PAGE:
moving on (with a “buzzy-hum”)

The GPS and HRM watch misses much. No sign of the pains and pleasures of the run. No insight into atmospheric conditions. No indication of bodily (mechanical) weaknesses. This is all forgivable of course for it was never invented to measure effort on an axis of pleasure/pain—as if this could be quantified anyway; as if this was a pair of mutually exclusive endpoints. No, the data of this watch are just part of the ‘picture’.

“The BFG,” Quentin Blake, 1982.

Just as we can’t see the oak tree whispering its chemical defences into place or the mountain stream slowly sifting and sorting the stones and pebbles so previously we couldn’t see these readings (albeit in metricated form). The watch (and data) isn’t simply an insight into our bodies but a window onto the jumble and scrabble of flows within the landscape. Like Dahl’s Big Friendly Giant, maybe this technology offers us big ears; ears big enough to hear plants screaming, ladybirds walking, ants “chittering”, music from the stars and the “buzzy-hum” of dreams.1

“A dream isn’t something you can catch hold of.”2 That’s what Sophie thought anyway. But, become attuned in the right way, one starts to hear the “buzzy-hum” of the data dream, and one starts to realise that it matters. The Garmin Connect graph lines are ‘dreams’ caught hold of; digitally extracted from one of the innumerable flows. They quietly hum away in their jars on the internet shelf awaiting a time when they may be “blown” and reimagined.

[1] Roald Dahl, The BFG (London: Puffin Books, 1999), 26-36.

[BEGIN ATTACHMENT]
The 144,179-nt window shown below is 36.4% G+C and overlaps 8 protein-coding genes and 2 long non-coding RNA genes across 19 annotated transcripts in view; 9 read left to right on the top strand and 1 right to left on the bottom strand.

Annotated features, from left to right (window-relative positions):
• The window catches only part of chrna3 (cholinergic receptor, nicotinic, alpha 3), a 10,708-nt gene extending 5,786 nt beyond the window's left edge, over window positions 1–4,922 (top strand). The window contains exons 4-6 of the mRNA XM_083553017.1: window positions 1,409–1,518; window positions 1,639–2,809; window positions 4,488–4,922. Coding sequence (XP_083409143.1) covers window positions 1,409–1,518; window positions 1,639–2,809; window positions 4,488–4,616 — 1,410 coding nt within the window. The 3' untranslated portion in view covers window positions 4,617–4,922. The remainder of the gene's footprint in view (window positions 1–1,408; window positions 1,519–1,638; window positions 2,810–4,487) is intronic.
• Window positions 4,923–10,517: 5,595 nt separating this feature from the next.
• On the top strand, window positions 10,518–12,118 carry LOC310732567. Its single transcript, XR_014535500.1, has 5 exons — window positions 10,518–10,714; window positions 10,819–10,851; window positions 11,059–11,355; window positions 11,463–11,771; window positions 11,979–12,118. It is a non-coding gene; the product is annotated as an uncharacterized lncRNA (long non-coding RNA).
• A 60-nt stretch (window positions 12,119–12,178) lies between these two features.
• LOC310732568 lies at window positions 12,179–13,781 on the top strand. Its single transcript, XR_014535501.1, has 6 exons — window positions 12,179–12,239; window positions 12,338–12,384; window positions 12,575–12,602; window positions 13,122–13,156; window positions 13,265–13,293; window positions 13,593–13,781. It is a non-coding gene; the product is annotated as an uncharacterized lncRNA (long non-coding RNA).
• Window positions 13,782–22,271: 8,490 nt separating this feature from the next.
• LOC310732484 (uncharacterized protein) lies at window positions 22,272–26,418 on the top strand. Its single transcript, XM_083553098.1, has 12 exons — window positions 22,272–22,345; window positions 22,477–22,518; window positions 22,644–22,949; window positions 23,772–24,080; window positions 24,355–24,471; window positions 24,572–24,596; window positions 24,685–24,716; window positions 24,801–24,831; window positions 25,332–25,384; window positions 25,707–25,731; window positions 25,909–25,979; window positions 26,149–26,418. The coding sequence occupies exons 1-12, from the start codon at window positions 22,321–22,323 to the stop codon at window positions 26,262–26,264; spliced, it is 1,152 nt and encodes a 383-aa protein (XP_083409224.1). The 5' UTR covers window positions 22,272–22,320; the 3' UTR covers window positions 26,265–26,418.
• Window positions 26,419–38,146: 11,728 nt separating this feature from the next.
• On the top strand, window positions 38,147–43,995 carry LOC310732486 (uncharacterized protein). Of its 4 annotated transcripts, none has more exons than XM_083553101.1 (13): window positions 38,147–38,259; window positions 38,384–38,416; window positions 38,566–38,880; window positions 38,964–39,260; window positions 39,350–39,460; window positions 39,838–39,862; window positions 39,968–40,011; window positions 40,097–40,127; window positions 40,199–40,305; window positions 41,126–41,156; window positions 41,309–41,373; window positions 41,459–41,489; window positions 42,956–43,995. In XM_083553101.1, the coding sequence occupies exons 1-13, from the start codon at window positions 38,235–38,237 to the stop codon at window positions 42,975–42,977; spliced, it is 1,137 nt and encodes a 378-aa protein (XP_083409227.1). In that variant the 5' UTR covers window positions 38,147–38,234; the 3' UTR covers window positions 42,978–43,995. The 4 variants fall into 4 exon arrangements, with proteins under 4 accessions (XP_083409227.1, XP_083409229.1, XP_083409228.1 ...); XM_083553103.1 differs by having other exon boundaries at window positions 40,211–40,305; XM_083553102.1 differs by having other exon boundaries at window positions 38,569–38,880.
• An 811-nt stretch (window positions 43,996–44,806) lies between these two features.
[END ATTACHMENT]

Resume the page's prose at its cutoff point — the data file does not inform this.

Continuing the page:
[2] ibid, 30.

hwi•ðəɹ ?

Ok, with my new HR watch it seems I can play with what I hinted at a while ago—observing my bodies response to gradient. In the Garmin Connect interface data graph this relationship will appear as a simple reciprocation—the gradient steepens and so my pace falls and my heart rate increases. In this neat simplification there will be all manner of minor data errors of course—I may still not have the watch set up exactly; stride length calculated from my height may be inaccurate; the HRM light may be mis-calculating my HR from my pulse; the GPS may make slight locational slips; and so on.

Beyond these ‘technical’ errors there will also be a slight time delay occurring for my HR will not increase the instant I hit the climb and it will not settle back to comfortable the minute I crest the top of a hill—visually the HR line will be appear slightly offset from the other data lines. But these are minor quibbles. Where the data in all their forms become interesting is in the matter of what they have done to the run/walked experience; the impossibility of what they are conveying as I look back over a run as a cold, detached observer. God-like I scan the duration of my expedition at a remove.